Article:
Nearly thirty Pakistani government officials and agricultural industry representatives completed a six-year U.S. Department of Agriculture (USDA) sponsored training program in a ceremony at the Marriott Hotel in Islamabad. The graduation was presided over by David Williams, Agriculture Counselor, US Embassy Islamabad, Muhammad Tariq Khan, Deputy Director Department of Plant Protection, Karachi, and Dr.
Babar Bajwa, CABI (Centre for Agriculture and Biosciences International) Director Pakistan and West Asia.
The U.S. Department of Agriculture (USDA), with support from the U.S. Agency for International Development (USAID), has invested more than $4 million in this six-year distance learning project initiative to support the Government of Pakistan’s efforts to increase agricultural trade. The program’s goal is to strengthen Pakistan’s ability to comply with international trade rules to increase Pakistan’s commodity exports, and help Pakistan prevent the importation of harmful plant diseases and pests.
Since 2011, USDA and partners, CABI and Texas A&M University, have joined forces to create a distance learning project to bolster Pakistan’s sanitary and phytosanitary (also known as SPS) skills and knowledge. With interactive workshops supplemented by online training modules, the USDA SPS Distance Learning project is advancing Pakistan’s adoption of international plant and animal health standards by training 30 Department of Plant Protection officials and other Pakistani agricultural professionals. The workshops and training modules focus on a range of topics, including pest-risk management, market access, and inspections.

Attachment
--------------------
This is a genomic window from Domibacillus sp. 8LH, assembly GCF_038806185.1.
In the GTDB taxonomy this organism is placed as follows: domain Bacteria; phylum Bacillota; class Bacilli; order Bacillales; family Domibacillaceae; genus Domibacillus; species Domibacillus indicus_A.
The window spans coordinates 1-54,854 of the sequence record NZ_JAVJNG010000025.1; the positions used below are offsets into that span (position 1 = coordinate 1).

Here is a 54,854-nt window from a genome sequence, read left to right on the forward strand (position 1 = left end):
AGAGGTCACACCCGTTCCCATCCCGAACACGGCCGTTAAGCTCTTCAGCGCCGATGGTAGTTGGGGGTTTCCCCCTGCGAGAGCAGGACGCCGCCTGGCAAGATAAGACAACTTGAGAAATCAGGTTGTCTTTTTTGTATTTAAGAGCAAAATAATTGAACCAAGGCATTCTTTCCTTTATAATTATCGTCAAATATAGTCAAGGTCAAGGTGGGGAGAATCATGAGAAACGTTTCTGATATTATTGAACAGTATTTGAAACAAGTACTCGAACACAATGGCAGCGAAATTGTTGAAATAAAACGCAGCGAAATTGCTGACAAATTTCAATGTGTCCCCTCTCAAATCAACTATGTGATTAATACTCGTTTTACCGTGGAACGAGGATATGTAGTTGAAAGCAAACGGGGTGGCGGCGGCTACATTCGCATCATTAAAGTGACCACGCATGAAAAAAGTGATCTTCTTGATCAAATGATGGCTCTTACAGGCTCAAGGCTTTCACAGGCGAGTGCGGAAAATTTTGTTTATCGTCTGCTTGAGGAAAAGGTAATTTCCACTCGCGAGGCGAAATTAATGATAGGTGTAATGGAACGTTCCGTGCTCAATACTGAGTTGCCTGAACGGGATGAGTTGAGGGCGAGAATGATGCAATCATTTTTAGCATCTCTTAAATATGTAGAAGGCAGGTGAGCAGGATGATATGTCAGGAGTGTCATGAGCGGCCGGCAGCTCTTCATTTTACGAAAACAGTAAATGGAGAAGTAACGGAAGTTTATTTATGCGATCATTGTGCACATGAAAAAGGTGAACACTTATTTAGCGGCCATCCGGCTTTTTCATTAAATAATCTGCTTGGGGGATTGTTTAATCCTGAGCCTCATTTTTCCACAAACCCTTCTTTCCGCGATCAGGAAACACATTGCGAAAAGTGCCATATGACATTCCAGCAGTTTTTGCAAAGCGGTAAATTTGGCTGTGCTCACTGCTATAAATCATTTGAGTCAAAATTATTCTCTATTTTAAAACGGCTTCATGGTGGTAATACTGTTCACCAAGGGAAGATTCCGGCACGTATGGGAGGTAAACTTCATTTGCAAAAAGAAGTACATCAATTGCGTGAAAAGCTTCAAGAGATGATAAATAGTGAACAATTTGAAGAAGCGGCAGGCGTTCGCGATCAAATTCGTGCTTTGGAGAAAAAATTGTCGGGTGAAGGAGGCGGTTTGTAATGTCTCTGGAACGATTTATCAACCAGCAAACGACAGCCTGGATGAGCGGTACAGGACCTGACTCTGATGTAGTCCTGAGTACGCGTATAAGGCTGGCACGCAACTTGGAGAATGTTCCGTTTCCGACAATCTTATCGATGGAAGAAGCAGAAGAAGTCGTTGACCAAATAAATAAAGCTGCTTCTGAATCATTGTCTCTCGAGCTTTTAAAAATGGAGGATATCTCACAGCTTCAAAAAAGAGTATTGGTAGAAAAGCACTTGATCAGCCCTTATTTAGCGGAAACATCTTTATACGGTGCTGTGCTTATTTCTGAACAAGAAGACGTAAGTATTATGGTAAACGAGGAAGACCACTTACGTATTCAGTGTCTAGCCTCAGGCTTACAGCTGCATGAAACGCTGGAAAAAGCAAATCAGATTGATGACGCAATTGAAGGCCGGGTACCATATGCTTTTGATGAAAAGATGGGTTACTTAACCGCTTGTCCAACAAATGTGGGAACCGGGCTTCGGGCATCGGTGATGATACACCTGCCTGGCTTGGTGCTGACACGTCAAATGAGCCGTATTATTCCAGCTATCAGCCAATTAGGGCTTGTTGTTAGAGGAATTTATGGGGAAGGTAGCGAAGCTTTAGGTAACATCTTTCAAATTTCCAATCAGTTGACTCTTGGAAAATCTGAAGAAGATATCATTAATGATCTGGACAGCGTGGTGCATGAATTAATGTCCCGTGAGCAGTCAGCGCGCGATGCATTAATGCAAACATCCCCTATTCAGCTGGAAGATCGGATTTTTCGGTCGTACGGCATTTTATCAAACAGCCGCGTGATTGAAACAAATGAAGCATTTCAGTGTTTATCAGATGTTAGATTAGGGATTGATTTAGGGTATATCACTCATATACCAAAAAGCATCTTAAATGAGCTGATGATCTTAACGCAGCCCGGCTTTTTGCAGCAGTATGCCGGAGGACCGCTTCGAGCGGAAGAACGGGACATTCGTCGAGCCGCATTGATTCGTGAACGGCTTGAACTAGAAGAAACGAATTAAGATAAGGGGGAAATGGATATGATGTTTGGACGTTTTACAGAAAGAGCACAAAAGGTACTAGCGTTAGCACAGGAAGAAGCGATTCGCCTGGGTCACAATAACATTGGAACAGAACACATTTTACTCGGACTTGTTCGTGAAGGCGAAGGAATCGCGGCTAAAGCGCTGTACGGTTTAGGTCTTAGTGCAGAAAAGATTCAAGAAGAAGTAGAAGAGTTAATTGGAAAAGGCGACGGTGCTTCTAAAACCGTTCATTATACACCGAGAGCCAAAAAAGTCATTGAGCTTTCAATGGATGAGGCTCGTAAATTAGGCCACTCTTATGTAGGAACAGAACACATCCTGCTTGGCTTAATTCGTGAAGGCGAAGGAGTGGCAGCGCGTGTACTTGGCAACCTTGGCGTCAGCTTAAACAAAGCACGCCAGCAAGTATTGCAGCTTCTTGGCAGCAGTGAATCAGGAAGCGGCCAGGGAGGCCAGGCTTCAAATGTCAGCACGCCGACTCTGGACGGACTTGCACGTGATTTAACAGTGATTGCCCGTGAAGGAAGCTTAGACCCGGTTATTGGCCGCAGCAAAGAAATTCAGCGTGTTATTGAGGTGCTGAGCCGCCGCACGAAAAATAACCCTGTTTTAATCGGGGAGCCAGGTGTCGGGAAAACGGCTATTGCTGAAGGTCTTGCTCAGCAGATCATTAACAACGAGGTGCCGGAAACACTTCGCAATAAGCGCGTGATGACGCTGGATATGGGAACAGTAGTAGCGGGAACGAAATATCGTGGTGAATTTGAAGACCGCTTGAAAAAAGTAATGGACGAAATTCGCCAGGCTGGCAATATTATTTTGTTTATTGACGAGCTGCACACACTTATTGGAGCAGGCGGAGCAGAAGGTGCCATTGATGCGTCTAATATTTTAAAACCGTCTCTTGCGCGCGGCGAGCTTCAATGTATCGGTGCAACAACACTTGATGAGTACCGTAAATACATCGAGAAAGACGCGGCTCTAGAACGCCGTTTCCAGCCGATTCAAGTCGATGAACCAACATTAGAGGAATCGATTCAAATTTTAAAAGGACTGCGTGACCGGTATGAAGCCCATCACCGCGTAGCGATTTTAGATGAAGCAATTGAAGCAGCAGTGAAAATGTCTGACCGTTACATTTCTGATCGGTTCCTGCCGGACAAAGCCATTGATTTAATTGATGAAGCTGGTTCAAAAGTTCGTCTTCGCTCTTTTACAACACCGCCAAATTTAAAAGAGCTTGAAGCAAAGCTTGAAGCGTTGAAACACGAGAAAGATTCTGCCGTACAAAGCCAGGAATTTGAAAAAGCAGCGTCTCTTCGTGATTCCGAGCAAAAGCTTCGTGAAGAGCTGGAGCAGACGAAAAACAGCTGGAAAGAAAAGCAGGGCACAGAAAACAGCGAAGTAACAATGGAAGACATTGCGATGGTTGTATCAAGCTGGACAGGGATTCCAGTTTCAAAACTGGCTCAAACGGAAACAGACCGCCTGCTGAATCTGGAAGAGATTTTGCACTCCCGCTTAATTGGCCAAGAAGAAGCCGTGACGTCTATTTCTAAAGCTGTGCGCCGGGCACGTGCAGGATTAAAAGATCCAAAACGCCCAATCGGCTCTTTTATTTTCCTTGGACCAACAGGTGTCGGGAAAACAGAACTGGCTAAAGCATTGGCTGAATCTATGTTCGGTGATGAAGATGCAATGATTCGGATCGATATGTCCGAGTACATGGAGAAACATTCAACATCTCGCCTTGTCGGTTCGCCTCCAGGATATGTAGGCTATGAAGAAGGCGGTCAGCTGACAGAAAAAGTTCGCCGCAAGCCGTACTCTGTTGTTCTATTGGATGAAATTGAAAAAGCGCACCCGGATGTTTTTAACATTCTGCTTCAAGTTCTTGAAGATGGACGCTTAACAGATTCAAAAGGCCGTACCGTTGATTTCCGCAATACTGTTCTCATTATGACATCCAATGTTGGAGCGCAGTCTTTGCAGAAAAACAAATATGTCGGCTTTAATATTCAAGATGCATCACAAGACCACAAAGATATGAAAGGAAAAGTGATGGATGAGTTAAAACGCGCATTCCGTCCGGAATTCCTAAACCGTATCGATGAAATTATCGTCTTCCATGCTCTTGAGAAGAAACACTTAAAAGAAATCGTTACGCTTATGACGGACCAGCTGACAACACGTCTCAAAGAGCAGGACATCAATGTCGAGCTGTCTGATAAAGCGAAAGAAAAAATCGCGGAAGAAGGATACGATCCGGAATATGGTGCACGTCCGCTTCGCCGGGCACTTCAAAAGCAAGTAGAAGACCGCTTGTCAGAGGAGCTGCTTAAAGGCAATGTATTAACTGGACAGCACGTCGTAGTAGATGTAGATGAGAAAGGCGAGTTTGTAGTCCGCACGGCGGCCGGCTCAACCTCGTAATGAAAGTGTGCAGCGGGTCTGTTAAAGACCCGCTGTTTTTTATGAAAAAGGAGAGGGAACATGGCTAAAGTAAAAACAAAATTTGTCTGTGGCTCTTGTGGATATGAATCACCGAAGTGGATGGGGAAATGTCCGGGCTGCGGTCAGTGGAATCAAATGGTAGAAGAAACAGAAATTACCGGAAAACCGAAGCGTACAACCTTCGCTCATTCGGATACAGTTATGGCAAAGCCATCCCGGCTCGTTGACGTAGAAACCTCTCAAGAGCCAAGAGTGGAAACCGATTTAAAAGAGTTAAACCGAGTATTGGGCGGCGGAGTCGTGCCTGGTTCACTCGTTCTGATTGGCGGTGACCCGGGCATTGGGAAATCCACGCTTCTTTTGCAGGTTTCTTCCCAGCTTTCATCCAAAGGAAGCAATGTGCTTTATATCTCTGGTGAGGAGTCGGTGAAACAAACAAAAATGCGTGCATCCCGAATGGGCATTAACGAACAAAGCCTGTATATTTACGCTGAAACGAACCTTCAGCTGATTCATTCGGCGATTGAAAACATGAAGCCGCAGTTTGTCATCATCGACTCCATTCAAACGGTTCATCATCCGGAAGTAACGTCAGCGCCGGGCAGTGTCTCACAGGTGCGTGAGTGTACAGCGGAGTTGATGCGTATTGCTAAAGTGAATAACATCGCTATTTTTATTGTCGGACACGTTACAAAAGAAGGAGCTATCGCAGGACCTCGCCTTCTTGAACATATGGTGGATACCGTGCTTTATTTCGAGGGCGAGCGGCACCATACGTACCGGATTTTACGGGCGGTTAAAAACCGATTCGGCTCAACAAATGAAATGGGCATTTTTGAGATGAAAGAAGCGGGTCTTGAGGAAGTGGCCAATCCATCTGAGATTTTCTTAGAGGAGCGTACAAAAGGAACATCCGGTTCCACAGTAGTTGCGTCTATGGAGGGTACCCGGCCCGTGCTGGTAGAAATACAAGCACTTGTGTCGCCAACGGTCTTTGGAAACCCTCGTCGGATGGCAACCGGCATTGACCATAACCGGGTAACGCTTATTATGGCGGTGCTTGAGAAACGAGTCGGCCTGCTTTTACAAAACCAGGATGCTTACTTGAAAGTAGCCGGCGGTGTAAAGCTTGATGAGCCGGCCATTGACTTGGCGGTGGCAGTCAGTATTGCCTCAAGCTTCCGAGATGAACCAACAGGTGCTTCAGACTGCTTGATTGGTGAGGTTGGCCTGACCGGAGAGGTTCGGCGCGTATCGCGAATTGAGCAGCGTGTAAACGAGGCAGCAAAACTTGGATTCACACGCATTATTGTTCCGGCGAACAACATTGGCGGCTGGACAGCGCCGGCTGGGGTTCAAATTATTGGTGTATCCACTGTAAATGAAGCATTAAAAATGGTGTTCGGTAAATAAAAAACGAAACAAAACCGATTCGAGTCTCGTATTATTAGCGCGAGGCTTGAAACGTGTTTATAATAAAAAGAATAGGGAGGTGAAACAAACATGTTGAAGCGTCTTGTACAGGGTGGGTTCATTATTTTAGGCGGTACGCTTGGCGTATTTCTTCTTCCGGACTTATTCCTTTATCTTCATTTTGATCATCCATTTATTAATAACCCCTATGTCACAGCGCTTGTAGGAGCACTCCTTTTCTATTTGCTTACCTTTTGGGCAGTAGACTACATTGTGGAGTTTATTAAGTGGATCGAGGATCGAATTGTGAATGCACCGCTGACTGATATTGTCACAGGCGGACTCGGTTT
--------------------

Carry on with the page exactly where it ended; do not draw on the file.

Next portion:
“Proper regulation of exports and imports is key to meeting the demands of foreign buyers as well as protecting Pakistan’s domestic agriculture and consumers. We are hopeful that these courses will serve as a resource for Pakistan’s phytosanitary regulators,” said Agriculture Counselor David Williams during the ceremony.
The success of these training modules in Pakistan has made SPS Distance Learning Modules a key component of a new USAID initiative called the Food Safety Network, which will expand the curriculum to include animal health and food safety and deploy them globally in several languages.
The US government supports Pakistani scientists and farmers to improve agricultural productivity in Pakistan, and to meet economic objectives and food security needs, with USAID allocating more than $350 million in funding to support Pakistan’s agricultural sector from 2002 to 2015.